The Danger of Digital History as Scholarly Clickbait

historicizing “the perpetual sunrise of methodology.”

I chimed in over at Cameron Blevins’ website, where he posted his talk from a panel discussion about authoring digital scholarship for history. The panel took place at the 2015 American Historical Association Conference in New York City.

Wonderful post Cameron and great ensuing conversation. Many thanks.

The following does not discount any of what you are exploring here, but isn’t the perpetual emphasis on the future breakthroughs of digital history bound up with the rhetorics of the contemporary tech industry? Silicon Valley thrives on this sort of sensibility in which the triumphant breakthrough to true knowledge, wisdom, happiness is just around the corner, just over the horizon, one click or app purchase or smartphone acquisition away, always about to arrive but never quite delivering. Shoot, that doesn’t just come from Silicon Valley, it’s at the heart of modern consumer capitalism itself, isn’t it!?

The adoption of this kind of language, self-understanding, and professional approach within digital history comes, at least partly, from our own historical moment, in which a certain imagining of entrepreneurial “making” is idealized. It’s not just a love affair with methodology; it’s a love affair with marketing. As if every digital history or humanities project were the launch of the next Apple iPhone, and it will, finally, change your life!!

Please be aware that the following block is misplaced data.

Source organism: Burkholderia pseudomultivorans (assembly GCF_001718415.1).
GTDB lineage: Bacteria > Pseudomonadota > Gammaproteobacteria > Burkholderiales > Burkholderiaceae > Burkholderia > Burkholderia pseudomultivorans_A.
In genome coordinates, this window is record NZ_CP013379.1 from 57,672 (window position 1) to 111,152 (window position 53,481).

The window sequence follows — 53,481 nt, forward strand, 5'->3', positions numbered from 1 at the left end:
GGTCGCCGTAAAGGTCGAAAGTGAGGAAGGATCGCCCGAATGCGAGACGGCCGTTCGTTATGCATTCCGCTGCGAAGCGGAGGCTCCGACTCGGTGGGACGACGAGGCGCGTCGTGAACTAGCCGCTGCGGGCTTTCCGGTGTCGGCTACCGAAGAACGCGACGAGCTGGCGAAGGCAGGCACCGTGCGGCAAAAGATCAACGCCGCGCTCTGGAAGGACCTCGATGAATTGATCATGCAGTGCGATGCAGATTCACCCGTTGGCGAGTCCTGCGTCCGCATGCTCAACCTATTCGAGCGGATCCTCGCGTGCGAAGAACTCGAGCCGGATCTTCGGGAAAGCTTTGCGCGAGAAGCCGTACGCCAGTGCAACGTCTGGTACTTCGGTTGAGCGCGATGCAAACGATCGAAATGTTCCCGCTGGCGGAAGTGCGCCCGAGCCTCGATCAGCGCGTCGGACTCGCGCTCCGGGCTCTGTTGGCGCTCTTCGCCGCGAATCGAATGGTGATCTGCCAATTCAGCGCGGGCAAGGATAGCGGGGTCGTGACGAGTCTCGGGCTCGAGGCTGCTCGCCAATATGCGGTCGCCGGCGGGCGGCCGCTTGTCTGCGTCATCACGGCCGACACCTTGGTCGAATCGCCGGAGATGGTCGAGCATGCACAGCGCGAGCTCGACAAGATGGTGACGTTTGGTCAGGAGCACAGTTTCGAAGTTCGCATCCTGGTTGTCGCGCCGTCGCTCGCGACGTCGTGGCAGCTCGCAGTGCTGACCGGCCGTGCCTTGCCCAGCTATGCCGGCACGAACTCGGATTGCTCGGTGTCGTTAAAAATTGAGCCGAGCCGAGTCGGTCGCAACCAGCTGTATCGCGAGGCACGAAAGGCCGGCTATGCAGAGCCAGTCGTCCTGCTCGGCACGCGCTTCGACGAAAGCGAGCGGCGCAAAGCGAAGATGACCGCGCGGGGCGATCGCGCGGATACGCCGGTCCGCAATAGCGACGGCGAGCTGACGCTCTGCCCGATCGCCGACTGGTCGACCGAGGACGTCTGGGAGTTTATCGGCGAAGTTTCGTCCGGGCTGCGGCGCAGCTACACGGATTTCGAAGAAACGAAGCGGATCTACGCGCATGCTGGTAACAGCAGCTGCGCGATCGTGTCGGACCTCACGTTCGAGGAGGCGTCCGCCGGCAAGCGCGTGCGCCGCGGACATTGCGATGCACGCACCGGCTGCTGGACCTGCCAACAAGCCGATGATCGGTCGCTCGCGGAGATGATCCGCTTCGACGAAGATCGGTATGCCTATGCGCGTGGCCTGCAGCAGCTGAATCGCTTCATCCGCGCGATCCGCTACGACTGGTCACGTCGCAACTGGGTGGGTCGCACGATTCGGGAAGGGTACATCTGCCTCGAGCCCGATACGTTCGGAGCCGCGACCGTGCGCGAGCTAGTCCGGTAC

Not that anyone is adopting this kind of approach on purpose. More that it’s in the air. When the slower sifting through the soil of specialized historical arguments out of the spotlight of that perpetual sunrise you describe is increasingly lambasted, even within the profession, and when the successful tech entrepreneur is increasingly fetishized not only as the American success story economically, but also the ideal model for the American citizen, while at the same we conflate the public with the consumer, it’s no wonder that an emphasis on the promise of a “deliverable” of a “user-driven” methodological process trumps substantive debates over actual interpretive findings.

In the end though, after my little Christopher Laschian outburst here, I wonder this: are you making too strong a distinction between methodology and argument? Has not the best scholarly history always found an astounding way to show us precisely the deep links between methods and findings, between the way we come to know something about the past and what that specific knowledge actually is? And then to root that interplay between method and interpretation in a historiography of prior attempts to make sense of the past. To me, our job as digital historians is to continue in that tradition, and this, from my perspective, is something that you are beginning to do quite strikingly in your work.

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